In January, amidst a fairly widespread rush of media interest in the project, we took a look at Matthew Kirschenbaum’s Track Changes, a forthcoming study of how word processing software has affected the act and practice of composition. As we noted at the time, it’s a bit out of the ordinary for us to shine a spotlight on a book coming far enough in the future that we’d not yet even announced it in any of the traditional ways that publishers make things official. But this is a project that’s progressing in a more public manner than we’re accustomed to, at least at HUP.
It’s not as if scholarly projects are typically unknown prior to publication. In most cases, the work they present is the product of years of labor and countless discussions, conference papers, articles, seminars, etc. And it’s also not so out of the ordinary for a forthcoming book to be widely and eagerly anticipated well before we—the publisher—have offered details. Walter Johnson’s forthcoming study of Mississippi Valley slavery in the context of the histories of Atlantic capitalism and U.S. imperialism is likely as anticipated as anything we’ve ever had on the docket, for instance, and that’s despite our having made no public statement on the project thus far.
In the case of Johnson, though, the foreknowledge and early anticipation are largely within the academy. What’s different about Kirschenbaum’s book is the very public nature of the awareness, which, while surely a testament to his topic’s broad appeal, is mostly due to the open manner in which he’s conducting his work. In some respects this, too, is a function of the nature of the project, as when you’re seeking to answer questions about early users of word processing software it helps to have a megaphone making those users aware of your interest. But Kirschenbaum’s unveiled approach to scholarly production is also a hallmark of social-media-age academe, particularly within the digital humanities.
And, on that front, you don’t even need much personal interest in Kirschenbaum’s research project in order to benefit from his progress reports. In his latest, which you can read in full on his website, he contrasts the process of researching and writing his first book, 2008’s Mechanisms, with his approach this time through:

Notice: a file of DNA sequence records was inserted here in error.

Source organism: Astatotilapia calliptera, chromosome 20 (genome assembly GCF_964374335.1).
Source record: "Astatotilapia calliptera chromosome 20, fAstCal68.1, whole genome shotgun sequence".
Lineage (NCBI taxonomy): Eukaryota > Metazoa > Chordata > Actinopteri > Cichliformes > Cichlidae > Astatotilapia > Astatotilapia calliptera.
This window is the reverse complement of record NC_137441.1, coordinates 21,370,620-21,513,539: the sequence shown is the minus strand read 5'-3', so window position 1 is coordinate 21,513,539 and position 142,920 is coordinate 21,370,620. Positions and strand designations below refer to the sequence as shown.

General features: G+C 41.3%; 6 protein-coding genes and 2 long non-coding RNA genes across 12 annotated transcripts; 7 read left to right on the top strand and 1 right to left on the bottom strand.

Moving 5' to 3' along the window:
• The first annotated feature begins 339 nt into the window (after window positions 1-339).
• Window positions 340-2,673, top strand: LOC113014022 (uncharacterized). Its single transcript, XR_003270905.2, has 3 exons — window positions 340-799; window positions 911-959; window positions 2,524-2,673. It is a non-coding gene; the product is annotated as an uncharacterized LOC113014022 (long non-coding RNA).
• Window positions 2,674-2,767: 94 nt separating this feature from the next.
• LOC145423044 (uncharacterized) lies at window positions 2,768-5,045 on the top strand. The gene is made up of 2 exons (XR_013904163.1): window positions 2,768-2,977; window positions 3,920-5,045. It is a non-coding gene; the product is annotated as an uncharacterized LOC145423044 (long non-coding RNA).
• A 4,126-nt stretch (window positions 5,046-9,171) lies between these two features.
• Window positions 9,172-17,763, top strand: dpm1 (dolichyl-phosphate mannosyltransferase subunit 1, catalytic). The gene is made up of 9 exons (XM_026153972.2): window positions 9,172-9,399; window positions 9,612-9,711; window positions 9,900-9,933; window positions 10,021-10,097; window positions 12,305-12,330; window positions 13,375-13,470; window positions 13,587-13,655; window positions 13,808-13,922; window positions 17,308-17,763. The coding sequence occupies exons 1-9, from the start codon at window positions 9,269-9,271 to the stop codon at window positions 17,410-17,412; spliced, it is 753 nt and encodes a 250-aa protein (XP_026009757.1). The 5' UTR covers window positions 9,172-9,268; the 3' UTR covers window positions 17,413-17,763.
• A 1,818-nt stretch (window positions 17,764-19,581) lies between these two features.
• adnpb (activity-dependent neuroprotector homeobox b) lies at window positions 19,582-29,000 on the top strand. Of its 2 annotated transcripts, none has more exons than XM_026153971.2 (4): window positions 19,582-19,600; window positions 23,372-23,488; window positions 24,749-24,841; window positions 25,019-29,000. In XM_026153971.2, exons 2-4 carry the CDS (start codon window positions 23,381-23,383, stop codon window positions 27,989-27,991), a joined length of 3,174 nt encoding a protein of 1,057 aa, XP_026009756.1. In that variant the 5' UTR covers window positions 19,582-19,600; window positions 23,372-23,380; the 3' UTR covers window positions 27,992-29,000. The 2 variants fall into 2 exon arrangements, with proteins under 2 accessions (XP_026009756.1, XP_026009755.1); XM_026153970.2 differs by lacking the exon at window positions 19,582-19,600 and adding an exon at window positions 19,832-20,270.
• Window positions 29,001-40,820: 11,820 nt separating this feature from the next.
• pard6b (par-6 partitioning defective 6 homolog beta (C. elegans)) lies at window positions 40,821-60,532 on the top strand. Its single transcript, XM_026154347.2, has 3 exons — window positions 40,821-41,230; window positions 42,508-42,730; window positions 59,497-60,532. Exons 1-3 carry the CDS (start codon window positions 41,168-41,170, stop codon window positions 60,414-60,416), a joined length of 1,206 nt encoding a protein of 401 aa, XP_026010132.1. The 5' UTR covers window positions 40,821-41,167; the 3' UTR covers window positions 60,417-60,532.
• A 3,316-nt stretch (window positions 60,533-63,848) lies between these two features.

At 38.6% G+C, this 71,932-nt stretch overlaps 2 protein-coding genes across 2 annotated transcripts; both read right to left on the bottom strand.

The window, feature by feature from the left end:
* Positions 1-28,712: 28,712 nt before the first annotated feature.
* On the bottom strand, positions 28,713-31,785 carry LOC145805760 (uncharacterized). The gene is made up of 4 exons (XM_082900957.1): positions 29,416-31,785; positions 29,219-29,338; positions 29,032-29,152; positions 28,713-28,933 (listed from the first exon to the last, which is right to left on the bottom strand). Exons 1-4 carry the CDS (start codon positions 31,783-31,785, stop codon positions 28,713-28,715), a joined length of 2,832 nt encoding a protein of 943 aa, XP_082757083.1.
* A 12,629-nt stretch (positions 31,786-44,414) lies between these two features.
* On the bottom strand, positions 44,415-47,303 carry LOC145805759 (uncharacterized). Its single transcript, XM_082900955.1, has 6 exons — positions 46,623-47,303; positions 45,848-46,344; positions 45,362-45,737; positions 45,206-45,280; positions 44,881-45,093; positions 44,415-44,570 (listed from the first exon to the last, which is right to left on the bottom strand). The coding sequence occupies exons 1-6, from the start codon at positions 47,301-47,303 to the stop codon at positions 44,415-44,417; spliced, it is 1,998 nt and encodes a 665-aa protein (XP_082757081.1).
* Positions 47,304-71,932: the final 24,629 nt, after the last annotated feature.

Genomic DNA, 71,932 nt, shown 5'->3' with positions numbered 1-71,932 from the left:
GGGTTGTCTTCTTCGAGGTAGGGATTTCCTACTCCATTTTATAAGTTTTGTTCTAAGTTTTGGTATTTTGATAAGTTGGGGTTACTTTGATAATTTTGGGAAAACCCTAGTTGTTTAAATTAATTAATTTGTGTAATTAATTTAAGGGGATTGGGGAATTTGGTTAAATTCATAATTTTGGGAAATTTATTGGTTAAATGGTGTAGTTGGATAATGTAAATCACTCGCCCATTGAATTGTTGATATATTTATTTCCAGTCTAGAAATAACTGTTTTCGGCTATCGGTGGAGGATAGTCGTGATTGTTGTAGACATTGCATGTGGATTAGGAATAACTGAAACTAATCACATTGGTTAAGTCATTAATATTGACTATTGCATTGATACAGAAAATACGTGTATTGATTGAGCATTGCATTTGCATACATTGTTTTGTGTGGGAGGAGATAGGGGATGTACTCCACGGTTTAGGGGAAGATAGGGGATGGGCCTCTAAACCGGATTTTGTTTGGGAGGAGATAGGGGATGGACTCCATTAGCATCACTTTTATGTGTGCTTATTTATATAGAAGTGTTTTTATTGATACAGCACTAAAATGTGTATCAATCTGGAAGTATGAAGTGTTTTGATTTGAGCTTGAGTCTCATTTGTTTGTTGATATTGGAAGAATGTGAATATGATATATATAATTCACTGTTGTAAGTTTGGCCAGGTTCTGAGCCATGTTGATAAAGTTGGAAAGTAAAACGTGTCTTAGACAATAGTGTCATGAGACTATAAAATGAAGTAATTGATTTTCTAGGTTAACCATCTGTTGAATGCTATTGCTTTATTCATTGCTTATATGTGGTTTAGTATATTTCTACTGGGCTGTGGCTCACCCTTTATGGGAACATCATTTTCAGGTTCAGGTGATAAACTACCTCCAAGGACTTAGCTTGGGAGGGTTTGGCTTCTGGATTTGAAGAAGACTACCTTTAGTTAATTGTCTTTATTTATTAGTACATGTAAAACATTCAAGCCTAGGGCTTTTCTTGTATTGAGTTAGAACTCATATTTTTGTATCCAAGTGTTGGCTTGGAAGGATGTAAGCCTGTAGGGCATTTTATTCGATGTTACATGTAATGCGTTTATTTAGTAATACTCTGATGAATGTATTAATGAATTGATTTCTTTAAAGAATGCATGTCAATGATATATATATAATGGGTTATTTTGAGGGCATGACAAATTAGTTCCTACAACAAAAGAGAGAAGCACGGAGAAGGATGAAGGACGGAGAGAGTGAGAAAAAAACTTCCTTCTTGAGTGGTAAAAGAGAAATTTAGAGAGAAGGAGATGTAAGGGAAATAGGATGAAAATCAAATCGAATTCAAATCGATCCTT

The backend of the [Mechanisms] project, meanwhile, was a mess. I wasn’t using citation management software. I kept drafts in bloated Word files with titles like “chapt 3 notes and fragments” that I would occasionally pick through to make sure I wasn’t overlooking anything worthwhile. I didn’t use an outliner. I didn’t use Zotero or EverNote. Online sources? PDFs sat in folders alongside of HTML scraped from the Web using my browser’s Save As function. Somehow, though, I found my footing along the way and worked through to completing the text as a manuscript (which subsequently underwent review, revision, and copy-editing). At the last minute I sent frantic emails soliciting permissions for images. Luckily my publisher took care of the index.
For this new book, on the other hand:
Everything went into EverNote: PDFs, images, Web clippings, stray URLS, notes to myself, audio files, interview transcripts, email (which EverNote can ingest automatically upon forwarding to a dedicated address)—everything. The great power of the software is, of course, that it is searchable, and so a simple string search on, say, “Asimov” (he has a particularly interesting word processing story) instantly put dozens of entries at my fingertips. I also made sure to keep up with another resource I had begun early on, a spreadsheet documenting information about individual writers and their first computer or word processing systems. For well over one hundred authors I now have data as to when they got their first computer, what it was, and what was the first thing they wrote and published on it (this will go into the book as an appendix). In LibraryThing I created a dedicated tag for trackchanges, allowing me to browse a virtual bookshelf of titles in my collection related to the project, as well as export a catalog (which subsequently went into EverNote). I started to regularly use the #trackchanges tag on Twitter, and also began a Tumblr blog (which I’ve kept up with in fits and spurts—something I wish I could be more diligent about).
The post in which he shares these details takes off from the observation that “nobody teaches you how to write a book,” even in grad school, where the task is usually presumed to be in your future. So in sharing his process and pointing out what he knows this time that he didn’t know the first—and in encouraging others to do the same—Kirschenbaum is offering a resource that could very well help young scholars plan their own projects. And he goes well beyond the nuts and bolts to also detail the freedom to more fully conceptualize an academic book when not racing against a tenure clock.
And, of course, even as he’s working on this literary history of the earliest generations of writing software, he’s producing the kind of documentation likely to be of great interest to whomever tackles a project on their descendants: the Zoteros, Scriveners, and Evernotes that are revolutionizing the way scholarly books are written.